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Justice Powell's decision revisited

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© St. Petersburg Times
published December 8, 2002

"Get Powell." In 1985, this was the message -- the challenge -- blazoned on office doors around the American Civil Liberties Union's Reproductive Freedom Project. When I was an ACLU volunteer fresh out of law school, U.S. Supreme Court Justice Lewis F. Powell Jr. was the high court's swing vote. Every legal brief coming out of the ACLU office was produced to appeal to Powell, and it was my job to pore over his writings and figure out what pressed his buttons.

He was the least ideological member of the court then. Powell was driven by personal experiences and tearjerker stories, not principle. His lack of conviction made him an unimpressive justice -- unpredictable and malleable. But it also gave him a remarkable degree of power, similar to the way Justice Sandra Day O'Connor's pragmatism so often affords her the decisive vote on today's court.

I reflect on those days now because two of Powell's most indefensible decisions are up for review -- one involving affirmative action and the other, the right of homosexuals to engage in sexual relations.

Powell was the fifth vote in University of California Regents vs. Bakke, the 1978 ruling allowing the use of race conscious admissions policies by universities for the purpose of creating racial diversity. Powell's guilty southern roots and his experiences as chairman of the Richmond, Va., school board during the tumult of desegregation were speaking here. While he discontinued the University of California at Davis' quota policy of reserving 16 of 100 seats in each medical school class for minority students, he upheld the use of race as an admissions "plus" factor. When choosing between student applicants of relatively equal merit, Powell approved of giving the edge to the minority in order to bring diversity to the campus.

But throughout the educational landscape, the competition has not been between black and white students of equal qualifications. Instead, a whole separate set of admissions criteria has been applied to minorities, with standards set far below those white students must obtain. Schools use quotas in everything but name -- just the kind of racially discriminatory benefit distribution the 14th Amendment was designed to prevent.

The unfairness Powell's "compromise" has wrought is evident in the cases accepted Monday by the U.S. Supreme Court that involve white students who were passed over for admissions to the University of Michigan Law School and an undergraduate program, in favor of lesser performing minorities. Barbara Grutter, the plaintiff in the law school case, was 43 and mother of two when she applied for admission in 1996. I don't believe Powell would have allowed the state to push her aside in favor of someone with lower grades and test scores because the school wanted people with a different skin color. I think it would have struck him as inherently wrong, particularly since Jim Crow had been dissolved for generations. And I predict Powell's successor in results-oriented decisionmaking, O'Connor, will feel the same way.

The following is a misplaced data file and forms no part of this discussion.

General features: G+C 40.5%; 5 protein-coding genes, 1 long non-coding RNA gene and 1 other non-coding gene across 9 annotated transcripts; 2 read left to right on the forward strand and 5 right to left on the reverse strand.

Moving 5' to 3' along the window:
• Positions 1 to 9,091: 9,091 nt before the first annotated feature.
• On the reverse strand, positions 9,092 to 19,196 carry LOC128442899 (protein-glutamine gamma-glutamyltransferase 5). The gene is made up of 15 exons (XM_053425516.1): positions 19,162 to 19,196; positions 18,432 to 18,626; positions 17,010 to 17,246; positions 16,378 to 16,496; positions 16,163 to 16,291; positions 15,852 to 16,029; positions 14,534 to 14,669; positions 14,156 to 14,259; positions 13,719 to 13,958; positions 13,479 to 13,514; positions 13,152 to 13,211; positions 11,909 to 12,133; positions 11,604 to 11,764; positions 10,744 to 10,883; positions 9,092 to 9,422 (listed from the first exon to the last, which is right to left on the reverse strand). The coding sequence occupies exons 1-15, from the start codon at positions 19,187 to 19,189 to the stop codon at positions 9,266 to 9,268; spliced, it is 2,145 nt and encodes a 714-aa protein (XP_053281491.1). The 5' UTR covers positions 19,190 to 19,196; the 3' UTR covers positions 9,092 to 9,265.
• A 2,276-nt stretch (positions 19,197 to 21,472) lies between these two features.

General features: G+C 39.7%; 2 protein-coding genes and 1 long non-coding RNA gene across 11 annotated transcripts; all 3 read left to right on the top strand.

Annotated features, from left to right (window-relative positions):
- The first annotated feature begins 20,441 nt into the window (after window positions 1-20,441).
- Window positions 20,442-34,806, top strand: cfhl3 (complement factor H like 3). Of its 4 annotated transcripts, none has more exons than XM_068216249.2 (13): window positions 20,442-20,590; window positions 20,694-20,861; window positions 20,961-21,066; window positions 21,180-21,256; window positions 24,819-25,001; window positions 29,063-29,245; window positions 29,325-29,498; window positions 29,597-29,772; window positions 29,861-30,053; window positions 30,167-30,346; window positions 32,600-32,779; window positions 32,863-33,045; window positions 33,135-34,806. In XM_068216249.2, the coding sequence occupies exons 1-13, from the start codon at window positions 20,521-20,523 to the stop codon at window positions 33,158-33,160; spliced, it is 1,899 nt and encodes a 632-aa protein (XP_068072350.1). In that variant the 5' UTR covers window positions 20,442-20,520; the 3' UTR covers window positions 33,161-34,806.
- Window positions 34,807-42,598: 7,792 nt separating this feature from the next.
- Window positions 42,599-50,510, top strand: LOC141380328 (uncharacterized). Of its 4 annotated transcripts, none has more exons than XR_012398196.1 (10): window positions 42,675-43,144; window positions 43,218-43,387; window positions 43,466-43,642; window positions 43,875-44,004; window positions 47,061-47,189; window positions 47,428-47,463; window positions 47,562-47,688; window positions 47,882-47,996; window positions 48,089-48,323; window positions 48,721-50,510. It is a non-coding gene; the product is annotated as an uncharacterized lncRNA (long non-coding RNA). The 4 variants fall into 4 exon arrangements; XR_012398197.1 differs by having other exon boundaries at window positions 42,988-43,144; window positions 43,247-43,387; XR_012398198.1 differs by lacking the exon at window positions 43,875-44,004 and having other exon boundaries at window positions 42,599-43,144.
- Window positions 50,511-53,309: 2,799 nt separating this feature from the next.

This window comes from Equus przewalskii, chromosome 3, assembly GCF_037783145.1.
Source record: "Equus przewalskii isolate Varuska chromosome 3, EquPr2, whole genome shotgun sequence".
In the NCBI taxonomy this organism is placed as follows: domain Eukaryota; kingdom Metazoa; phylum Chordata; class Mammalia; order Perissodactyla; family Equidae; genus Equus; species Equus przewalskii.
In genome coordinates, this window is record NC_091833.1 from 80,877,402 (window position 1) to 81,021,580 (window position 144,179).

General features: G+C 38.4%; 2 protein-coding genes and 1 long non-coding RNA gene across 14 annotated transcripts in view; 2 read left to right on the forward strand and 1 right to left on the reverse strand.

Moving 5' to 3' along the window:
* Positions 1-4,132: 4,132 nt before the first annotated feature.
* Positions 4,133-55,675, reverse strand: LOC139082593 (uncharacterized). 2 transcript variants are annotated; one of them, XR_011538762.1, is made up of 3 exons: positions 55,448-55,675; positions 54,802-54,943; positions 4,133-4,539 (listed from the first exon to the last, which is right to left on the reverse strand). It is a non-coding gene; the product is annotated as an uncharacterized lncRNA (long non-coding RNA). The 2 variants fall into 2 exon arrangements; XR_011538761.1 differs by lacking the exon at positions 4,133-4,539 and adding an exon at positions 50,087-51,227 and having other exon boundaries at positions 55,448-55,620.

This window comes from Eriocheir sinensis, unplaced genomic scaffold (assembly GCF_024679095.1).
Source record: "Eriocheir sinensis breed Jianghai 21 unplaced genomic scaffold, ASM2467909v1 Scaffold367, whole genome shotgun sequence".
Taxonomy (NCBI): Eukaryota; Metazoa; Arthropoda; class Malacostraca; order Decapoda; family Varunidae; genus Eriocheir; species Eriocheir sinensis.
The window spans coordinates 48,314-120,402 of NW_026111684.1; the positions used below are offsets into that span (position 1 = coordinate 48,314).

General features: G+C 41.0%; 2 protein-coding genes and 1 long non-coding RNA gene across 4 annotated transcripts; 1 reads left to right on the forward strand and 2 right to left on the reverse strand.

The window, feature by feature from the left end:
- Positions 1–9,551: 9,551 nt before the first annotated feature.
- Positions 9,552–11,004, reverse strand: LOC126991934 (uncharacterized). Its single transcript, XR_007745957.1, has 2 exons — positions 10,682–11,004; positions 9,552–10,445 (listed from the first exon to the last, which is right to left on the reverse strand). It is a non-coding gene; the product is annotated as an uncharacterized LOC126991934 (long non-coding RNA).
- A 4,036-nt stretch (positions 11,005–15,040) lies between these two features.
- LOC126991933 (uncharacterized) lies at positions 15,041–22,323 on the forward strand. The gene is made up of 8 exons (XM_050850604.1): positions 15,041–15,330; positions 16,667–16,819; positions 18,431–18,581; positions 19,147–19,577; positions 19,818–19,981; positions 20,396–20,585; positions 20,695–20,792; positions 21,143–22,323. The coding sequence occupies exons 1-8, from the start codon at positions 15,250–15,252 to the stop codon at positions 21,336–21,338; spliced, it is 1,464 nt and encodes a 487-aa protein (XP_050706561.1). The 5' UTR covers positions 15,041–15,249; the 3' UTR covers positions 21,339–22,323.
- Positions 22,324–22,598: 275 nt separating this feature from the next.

The second disastrous ruling of Powell's career was his 5-to-4 majority vote in Bowers vs. Hardwick, the 1986 case upholding a Georgia law prohibiting sodomy. The ruling has allowed states to cast illegitimacy on same-sex relationships to this day.

Powell himself came to realize the mistake he made by siding with the court's bigots such as Rehnquist, who had once equated homosexuals with carriers of contagious diseases from whom the public needs to be protected. In 1990, after his retirement, Powell said, "I think I probably made a mistake in the Hardwick case. . . . When I had the opportunity to reread the opinions a few months later, I thought the dissent had the better of the arguments."

Tragically, it was Powell's lack of any personal connection with gays that doomed the cause of gay rights during his tenure. While considering the case, Powell told a closeted gay law clerk, "I don't believe I've ever met a homosexual." In fact, he had unknowingly hired at least six gay law clerks.

This term, the high court will revisit Hardwick as it considers Lawrence vs. Texas, a case challenging the constitutionality of a Texas law barring "Homosexual Conduct." O'Connor, who sided with the majority in Hardwick may very well switch sides this time. Her pingpong views would have little to do with the conviction that everyone has the right to keep government out of the bedroom. But she might be swayed by the states' and general public's movement toward acceptance of homosexuality. O'Connor blows with the wind, public sentiment and how she feels that day, just as Powell did. Now Powell's saddest showings are in O'Connor's slippery hands.

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